1.21             Big movement. Twenty police negotiators at the garden entrance. Police say time to go. Refugees shouting. Police say fight expected.

The major general and his party stop to talk to the man from the ministry I’m standing with. We get into conversation. He’s concerned the media won’t understand they’ve been negotiating with the refugees for three months, he says, almost every day.

“We’re giving them time to think about it after each conversation,” he says.

My watch says they’re giving half-an-hour to chew it over. Every time, they say No.

2.06            Big pow-wow. Police say it’s time to go. Sudanese shouting. Troop movements behind me.

2.33              New negotiator. Stocky guy. Bald. Troop formation is a classic Roman phalanx.

2:38              Pick up the phone and listen (Police chanting and stamping. Sudanese jeering).

2.47              Pick up phone (Sudanese jeering.)

3.15              Looking bad.

4.00              Major general huddles with officers and takes fourth floor window in apartment over bank.

I walk the full perimeter. Everyone knows what’s coming.

5.00             It comes.

They’d been singing, dancing in the rain jets of water from the fire canons. The Sudanese, mostly young men, but some older and some women and children, were dancing with their arms in the air.

It was almost festive.

The police weren’t aggressive. It was like the Derby games between Liverpool and Everton when the Spion Kop opens up with “You’ll Never Walk Alone” and the Evertonians flaunt their hymnal.

There was another burst of water, arcing across the night sky, pelting the frail creatures whose refuge was nothing more than a stretched out plastic shopping bag across two poles.

5.01 Dull thuds from 20 feet away as baton meets pole, club meets skull. Screams. Running. Not an inch between soldiers marching forward.

5.03   A sea of black helmets, bulbous black-headed warriors engulf the garden. Thuds. No singing. Mayhem.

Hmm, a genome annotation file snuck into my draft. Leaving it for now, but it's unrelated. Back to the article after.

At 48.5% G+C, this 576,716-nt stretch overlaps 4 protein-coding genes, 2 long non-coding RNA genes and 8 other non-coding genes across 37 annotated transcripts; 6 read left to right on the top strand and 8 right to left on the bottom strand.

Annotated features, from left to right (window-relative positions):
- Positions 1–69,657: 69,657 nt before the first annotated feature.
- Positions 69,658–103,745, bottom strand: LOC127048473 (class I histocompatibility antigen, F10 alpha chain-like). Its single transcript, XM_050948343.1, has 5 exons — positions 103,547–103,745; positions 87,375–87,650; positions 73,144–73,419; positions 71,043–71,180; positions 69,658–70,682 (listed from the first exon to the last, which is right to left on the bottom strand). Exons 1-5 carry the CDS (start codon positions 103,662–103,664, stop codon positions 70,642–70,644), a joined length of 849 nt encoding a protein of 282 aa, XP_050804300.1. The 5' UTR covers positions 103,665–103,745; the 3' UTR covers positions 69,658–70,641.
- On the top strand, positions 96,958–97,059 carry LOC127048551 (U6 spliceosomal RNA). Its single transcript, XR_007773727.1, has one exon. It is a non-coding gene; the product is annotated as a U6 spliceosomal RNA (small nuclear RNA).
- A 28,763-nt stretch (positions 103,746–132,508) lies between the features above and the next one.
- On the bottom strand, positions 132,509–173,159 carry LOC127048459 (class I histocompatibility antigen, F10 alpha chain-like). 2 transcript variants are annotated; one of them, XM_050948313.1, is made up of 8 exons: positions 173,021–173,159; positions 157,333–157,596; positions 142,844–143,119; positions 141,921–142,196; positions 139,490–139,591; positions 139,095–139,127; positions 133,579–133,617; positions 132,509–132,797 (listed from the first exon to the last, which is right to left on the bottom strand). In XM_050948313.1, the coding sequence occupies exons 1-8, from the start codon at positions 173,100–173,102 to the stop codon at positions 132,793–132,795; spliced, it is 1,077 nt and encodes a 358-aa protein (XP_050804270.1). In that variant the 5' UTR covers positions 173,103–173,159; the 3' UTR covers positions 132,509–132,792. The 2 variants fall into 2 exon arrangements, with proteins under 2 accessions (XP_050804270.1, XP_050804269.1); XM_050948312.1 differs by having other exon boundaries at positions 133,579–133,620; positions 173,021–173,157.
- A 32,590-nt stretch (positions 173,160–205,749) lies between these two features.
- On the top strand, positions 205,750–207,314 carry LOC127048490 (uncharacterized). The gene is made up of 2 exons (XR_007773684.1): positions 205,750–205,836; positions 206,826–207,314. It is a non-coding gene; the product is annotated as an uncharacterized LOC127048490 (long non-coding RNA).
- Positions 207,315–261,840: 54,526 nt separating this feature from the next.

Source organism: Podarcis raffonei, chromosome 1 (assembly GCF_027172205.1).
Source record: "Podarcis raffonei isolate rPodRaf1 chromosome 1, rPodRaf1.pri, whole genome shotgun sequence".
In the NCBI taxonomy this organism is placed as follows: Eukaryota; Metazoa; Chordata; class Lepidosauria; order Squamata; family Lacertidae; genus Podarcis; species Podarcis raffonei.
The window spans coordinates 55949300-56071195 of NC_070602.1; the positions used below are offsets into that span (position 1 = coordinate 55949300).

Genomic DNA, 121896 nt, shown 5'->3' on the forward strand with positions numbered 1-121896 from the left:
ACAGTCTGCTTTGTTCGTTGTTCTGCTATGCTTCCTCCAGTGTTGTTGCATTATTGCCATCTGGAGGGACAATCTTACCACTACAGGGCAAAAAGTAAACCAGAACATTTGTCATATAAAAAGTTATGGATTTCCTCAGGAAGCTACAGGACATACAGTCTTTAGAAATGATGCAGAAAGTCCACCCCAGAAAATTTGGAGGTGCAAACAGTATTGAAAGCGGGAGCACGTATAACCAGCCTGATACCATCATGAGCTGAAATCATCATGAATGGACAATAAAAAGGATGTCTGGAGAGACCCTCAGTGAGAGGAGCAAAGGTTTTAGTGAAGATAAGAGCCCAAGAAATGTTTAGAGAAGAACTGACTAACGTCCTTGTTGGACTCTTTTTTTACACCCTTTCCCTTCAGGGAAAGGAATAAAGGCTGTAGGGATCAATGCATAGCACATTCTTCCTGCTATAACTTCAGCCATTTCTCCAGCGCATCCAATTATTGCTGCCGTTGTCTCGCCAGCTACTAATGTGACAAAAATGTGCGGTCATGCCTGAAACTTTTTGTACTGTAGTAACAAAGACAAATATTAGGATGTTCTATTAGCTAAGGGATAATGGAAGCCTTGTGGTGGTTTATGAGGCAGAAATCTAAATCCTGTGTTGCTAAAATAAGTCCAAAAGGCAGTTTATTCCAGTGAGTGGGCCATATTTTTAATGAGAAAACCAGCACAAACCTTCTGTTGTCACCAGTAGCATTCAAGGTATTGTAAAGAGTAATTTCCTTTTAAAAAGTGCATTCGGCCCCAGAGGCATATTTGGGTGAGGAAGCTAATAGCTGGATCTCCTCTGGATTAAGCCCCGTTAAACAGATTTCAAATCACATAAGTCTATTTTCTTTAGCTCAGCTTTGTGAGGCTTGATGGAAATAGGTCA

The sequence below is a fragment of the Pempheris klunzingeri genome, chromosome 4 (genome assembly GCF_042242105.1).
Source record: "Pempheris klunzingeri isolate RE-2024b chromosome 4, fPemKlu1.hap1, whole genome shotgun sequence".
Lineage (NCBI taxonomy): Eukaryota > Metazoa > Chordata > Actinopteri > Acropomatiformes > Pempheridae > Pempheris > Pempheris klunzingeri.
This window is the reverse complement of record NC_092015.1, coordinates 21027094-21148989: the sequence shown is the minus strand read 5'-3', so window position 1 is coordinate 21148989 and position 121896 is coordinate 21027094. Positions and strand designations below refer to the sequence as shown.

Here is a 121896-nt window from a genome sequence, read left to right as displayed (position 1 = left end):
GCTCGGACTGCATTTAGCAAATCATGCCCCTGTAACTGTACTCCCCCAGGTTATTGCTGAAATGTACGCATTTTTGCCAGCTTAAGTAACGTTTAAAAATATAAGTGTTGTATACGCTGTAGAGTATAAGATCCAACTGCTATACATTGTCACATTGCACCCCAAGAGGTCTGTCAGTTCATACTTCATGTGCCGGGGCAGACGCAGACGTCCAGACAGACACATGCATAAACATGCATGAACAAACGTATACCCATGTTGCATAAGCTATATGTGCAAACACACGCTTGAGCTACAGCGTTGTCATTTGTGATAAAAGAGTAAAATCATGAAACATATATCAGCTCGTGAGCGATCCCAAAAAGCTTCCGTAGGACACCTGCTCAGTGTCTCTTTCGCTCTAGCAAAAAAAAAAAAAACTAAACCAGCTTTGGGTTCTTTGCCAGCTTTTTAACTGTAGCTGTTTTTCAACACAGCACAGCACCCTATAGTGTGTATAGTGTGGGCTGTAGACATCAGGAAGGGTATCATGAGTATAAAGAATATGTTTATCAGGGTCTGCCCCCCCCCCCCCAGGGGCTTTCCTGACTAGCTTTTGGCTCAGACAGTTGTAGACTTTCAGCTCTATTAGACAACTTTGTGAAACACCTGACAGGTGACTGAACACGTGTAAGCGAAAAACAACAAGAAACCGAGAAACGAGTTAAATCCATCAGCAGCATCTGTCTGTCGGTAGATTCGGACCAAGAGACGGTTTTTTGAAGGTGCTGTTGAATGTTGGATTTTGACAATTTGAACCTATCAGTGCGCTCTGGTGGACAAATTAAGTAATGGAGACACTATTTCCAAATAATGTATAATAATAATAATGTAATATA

5.04   Casualties. Police. Bedraggled. Comrades in arms. Lifting onto a stretcher. Ambulances wailing. Sirens. Bedlum.

5.10   Wounded Sudanese. Blood. Lots of it. Three men unconscious. Dragged barefoot. Bones scraping road. Resistance. Clubbed. Kicked. Dragged. More blood. Shock.

5.15   Policeman unconscious. Carried fireman style out of the melee.

5.16   Plain clothes (secret) police go in.

5. 18 Quieter.

5. 20 Calm.

5.25  It’s over.

I pick my way though plastic bags and suitcases strewn one way or another. Puddles from the water canons. Grim faces. No reporters in sight.

The refugees seem to be across the street in white buses, more than a dozen of them. As I close in, their faces are forlorn, aimlessly looking back at their garden.



Home for a while?

All that was left.

Just now they’ve lost their dignity, all that refugees mostly ever have.

My route home is up Syria Street.

On the way, I spy a rug, or perhaps a blanket in the roadway. It’s crumpled up, not quite a roll.

There’s a woman lying on it.

She’s dead.

A foot away, another ball of wool. It’s a young lad, maybe 10 or so. The policeman kneels down and puts his fingers under the youth’s nostrils. No breathing. The cop, mortified, looks up and eyes two men to lift the body into a truck.

Nearby a man and a woman. Their eyes are closed, as if sleeping. They are dead, too.